As Paul thinks ahead to this third visit, he wonders if this one might turn out like the second. It is a great concern to him. Paul said in verse 14 that his real objective was different from that of the false prophets, who were there to gather a following, or to make money, or to acquire a reputation. He was speaking spiritually when he said that what he wanted was not their possessions but them. Here is the heart of a true pastor who is concerned with the life, and soul, and destiny of the people to whom God sent him. He said he was not interested in wealth, but rather, in the people themselves. He is interested in whether they are going to turn from their sin and follow the Lord Jesus Christ in a wholehearted way.
I think there is an interesting parallel between what Paul said here and what he said earlier in chapter 8 concerning the churches in Macedonia. The churches in Macedonia had been very generous in their giving, even though they were not a wealthy congregation (Corinth, by contrast, was a very wealthy church). Yet, they were giving generously. Paul explained why back in chapter 8: “And they did not do as we expected, but they gave themselves first to the Lord and then to us in keeping with God’s will” (v. 5). That was the secret – the hearts of the Christians in Macedonia belonged to God – and so everything they had was used in God’s service rather than in serving their own ends.
That is why Paul said here that he wanted the Corinthians for himself. What he really meant by that was that he wanted them for God. Paul desired that they be followers of Jesus Christ. In effect, Paul was saying that he was behaving towards them as a father would behave. And, of course, it was from God that Paul got that pattern, the One who is the God and Father of all His people, who loves us, and who serves us, and who works for us and does it out of sheer grace. So in an attempt to recall the Corinthian believers out of their sin, he considers not only his own experience, but what he is going to do in the future as well.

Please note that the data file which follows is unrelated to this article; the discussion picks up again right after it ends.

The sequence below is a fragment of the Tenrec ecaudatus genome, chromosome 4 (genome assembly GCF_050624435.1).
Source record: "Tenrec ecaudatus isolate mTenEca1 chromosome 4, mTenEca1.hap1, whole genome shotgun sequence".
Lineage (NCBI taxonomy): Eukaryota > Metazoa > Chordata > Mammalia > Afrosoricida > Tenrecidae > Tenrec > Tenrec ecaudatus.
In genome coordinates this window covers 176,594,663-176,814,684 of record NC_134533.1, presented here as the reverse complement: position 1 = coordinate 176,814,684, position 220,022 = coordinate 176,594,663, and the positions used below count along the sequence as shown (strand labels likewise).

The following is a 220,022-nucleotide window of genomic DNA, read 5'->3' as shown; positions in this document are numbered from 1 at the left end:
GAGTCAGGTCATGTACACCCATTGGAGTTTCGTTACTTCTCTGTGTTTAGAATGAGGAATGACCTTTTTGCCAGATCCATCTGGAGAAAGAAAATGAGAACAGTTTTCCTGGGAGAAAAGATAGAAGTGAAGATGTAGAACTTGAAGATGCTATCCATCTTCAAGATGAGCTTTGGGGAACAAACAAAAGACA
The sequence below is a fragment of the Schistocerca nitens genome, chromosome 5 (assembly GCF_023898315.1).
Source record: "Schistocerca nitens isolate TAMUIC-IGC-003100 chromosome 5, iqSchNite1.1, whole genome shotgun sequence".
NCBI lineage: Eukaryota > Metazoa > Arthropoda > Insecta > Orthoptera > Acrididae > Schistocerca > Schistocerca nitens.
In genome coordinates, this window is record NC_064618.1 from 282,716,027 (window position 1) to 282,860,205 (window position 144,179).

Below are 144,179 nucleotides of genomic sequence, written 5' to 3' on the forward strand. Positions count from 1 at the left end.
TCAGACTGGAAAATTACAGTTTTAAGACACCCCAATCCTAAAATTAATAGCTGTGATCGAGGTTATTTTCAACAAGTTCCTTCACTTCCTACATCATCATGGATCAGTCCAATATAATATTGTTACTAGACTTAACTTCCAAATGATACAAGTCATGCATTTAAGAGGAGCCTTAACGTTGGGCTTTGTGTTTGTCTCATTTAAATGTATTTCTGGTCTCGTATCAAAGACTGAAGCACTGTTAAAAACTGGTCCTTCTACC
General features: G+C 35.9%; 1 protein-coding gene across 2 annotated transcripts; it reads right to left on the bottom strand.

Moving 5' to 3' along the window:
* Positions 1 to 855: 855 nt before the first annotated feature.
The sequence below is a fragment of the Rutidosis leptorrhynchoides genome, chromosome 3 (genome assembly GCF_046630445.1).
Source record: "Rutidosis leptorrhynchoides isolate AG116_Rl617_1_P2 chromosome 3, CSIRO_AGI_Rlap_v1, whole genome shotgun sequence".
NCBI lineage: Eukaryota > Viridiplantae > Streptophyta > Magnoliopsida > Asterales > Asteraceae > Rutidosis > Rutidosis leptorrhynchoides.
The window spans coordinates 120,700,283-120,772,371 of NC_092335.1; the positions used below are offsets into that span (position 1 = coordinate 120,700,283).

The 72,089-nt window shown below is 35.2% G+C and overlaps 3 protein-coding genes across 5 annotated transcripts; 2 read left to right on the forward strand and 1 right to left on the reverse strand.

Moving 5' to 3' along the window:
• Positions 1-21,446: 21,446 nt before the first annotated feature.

Next Paul discussed his present concerns. Those were weighty as well. What was involved for Paul here was more than mere anxiety over a few mistakes the church at Corinth had made. Rather, Paul pointed out that some aspects of that church were exhibiting works of the flesh rather than the fruit of the Spirit.
In Galatians, chapter 5, Paul gave two lists. One contains the kind of things that come forth from our fleshly natures – our sinful natures. The other list names those things that come forth in our life when the Holy Spirit indwells us. When we compare the list of works of the flesh in Galatians 5 with the list that Paul gives here in 2 Corinthians 12:20, we see that there is a great deal of similarity. Paul was saying that he was afraid that when he came, he was going to find evidence of an unregenerate, carnal, sinful nature, rather than fruit of the Spirit.